Jackie was the first. Jackie could not just play the game for himself. He was playing the game for every one of his race who had been denied a chance, whose future was closed because of racism and segregation. Indeed, as I remember it, Jackie played the game for every minority kid whose opportunities were constrained because of discrimination.
I was but a toddler when Jackie broke in. My mother was often ill and my father, a decorated World War II veteran, was struggling to make up for lost time in the post-war years. He was 35 in 1945, the year the war ended, 35 and just beginning his career which was delayed by the Great War and the Depression. In a frenzy to make something of his interrupted life, he worked all hours of the day and night. So we had an African-American cleaning lady, Minnie—an intelligent stately woman who in our era would have gone to school and become a professional, but in those days merely struggled to survive.
Minnie loved me and she loved the Dodgers and the Dodger she most loved was Jackie. On his shoulders went the fate of all those denied an opportunity, and the destiny of all, those such as my father, who were to struggle to make their way in the post World War II world. He loved Jackie as well and their love for Robinson was race blind—he was the great equalizer between men, women and children of diverse races and creeds.
Fire, passion, daring, Jackie was anything but a simple athlete. He fought every day and every moment of every day. He was the forerunner of the civil rights movement of the 60s, and the struggles for equality that were to follow. He would do anything to win. And when finally he was freed from his vow of silence, he played baseball with intensity unmatched in the history of the game. He could beat you with his bat, with his glove, with his base-running, and even with his mouth.
Duke Snider recalled a game in which Robinson tormented the pitcher until he was hit by the pitch. He then took a huge lead off first base and challenged the pitcher to pick him off. The throw to first was wild and Robinson took two bases. He then threatened to steal home, until the unnerved hurler threw a wild pitch. Robinson lumbered home, staring at the pitcher.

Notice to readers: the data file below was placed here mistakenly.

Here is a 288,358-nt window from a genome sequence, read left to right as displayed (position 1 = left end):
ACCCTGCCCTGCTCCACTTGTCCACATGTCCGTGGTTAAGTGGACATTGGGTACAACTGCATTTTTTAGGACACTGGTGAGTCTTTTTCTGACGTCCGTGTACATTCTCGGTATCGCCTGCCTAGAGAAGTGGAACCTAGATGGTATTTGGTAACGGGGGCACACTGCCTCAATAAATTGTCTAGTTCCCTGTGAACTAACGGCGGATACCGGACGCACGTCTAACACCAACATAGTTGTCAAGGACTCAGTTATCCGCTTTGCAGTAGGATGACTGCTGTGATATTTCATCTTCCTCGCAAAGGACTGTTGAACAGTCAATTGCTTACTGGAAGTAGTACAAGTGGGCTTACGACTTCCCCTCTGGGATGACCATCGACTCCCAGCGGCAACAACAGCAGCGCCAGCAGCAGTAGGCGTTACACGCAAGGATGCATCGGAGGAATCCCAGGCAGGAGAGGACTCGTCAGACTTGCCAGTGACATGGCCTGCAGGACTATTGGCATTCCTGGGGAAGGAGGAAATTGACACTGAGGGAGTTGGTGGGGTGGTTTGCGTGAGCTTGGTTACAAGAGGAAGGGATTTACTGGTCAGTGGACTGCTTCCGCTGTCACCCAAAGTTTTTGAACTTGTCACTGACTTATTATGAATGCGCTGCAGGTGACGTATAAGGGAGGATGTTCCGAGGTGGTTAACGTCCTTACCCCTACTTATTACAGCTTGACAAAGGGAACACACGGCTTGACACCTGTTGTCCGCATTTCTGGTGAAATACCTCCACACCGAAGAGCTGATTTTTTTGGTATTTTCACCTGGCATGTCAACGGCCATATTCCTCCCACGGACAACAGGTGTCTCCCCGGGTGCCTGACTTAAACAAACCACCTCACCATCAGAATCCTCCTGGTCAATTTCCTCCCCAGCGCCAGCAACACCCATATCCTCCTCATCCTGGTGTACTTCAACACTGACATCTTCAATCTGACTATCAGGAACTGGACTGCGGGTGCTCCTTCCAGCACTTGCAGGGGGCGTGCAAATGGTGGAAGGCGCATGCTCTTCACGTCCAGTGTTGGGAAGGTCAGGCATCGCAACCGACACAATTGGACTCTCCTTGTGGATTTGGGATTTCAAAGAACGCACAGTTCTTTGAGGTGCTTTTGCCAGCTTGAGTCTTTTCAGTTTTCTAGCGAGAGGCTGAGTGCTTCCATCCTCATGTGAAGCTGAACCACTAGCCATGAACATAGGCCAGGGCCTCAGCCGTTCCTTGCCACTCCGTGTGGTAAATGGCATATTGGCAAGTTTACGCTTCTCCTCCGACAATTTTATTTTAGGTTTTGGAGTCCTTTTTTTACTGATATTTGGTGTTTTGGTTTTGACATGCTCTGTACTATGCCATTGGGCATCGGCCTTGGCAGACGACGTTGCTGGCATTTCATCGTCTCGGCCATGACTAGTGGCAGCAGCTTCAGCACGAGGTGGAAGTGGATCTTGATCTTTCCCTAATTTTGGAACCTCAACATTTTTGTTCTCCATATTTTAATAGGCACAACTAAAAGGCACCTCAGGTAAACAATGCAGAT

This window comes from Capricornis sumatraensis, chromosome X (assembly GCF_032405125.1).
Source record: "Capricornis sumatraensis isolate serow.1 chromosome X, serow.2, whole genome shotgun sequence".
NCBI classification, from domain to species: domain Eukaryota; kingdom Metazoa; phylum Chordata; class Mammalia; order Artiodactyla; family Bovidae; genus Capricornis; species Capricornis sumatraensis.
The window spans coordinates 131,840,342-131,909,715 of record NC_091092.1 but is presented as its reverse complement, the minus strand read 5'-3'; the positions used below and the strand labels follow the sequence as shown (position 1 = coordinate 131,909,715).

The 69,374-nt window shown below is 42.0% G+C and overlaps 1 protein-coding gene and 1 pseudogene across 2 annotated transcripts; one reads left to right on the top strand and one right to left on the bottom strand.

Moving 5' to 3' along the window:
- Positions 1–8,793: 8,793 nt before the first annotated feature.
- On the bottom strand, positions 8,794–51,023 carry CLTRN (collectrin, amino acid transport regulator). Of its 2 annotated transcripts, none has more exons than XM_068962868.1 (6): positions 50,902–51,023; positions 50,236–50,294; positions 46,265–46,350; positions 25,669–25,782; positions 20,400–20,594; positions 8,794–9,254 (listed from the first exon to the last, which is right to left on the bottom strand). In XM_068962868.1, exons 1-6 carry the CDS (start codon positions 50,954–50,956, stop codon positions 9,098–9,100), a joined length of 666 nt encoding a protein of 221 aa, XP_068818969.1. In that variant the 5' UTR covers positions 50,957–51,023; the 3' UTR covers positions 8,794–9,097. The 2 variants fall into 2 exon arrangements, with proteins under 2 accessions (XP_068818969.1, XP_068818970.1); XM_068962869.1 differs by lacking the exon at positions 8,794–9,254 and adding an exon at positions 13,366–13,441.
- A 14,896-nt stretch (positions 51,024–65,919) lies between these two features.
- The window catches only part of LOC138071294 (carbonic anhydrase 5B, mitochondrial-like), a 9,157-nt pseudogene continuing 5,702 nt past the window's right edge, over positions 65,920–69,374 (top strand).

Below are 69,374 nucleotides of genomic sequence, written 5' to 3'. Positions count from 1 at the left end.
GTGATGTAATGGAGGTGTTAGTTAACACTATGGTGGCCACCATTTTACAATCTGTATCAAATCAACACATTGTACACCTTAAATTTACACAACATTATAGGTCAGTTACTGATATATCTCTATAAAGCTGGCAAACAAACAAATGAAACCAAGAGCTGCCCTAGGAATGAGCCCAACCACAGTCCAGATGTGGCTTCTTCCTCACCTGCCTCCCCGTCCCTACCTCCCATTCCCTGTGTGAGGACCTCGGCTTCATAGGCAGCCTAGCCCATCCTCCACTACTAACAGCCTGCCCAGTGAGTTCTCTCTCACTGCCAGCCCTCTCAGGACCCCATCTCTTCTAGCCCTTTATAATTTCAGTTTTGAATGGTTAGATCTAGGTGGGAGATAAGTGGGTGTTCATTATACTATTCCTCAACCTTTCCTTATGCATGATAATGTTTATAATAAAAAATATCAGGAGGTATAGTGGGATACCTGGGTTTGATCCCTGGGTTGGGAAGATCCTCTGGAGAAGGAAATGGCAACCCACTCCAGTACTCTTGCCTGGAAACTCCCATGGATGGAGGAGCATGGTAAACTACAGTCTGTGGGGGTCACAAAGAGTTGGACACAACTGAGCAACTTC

Robinson was determined to overcome the weight of centuries. My father and Minnie understood his struggle. Orthodox Jew and underprivileged black, they both saw in his daily battle a mirror of their own lives and the hope for future generations. If he made it, they could; if not them, then their children.
Pee Wee Reese was the Dodger Captain. Kentucky bred and almost a decade older than his teammates, he had broken into the game before World War II and was a star before his career was postponed by wartime duties. Reese was stable and able, dependable, savvy and smart. One could sense his roots in his demeanor, his pronunciation of his words, his courtliness, southern grace, and courtesy. So when Reese answered for Robinson, America took note. When he braved the taunts of fans and the displeasure of his southern friends by embracing Robinson as a teammate, as part of his double play combination, Reese came to exemplify every southerner who was willing to make segregation a thing of the past. There were a few such ball players in 1947, too few then, too few now. Several Dodgers protested Robinson’s arrival. One year later Rickey traded them. He was determined to integrate baseball and willing to pay the price.
Roy Campanella, certainly not the least of his mates, was all heart. One experienced the joy of the game, his love of baseball, in his every move. Stocky and compact, Campy would be surprisingly swift on the base path and a stonewall protecting the plate. He was talkative. Campy would kibbitz with the batters and the umpires. He was as masterful at banter as at handling pitchers, speaking to them not just with his mouth, but by pounding his fists, gesturing in every direction.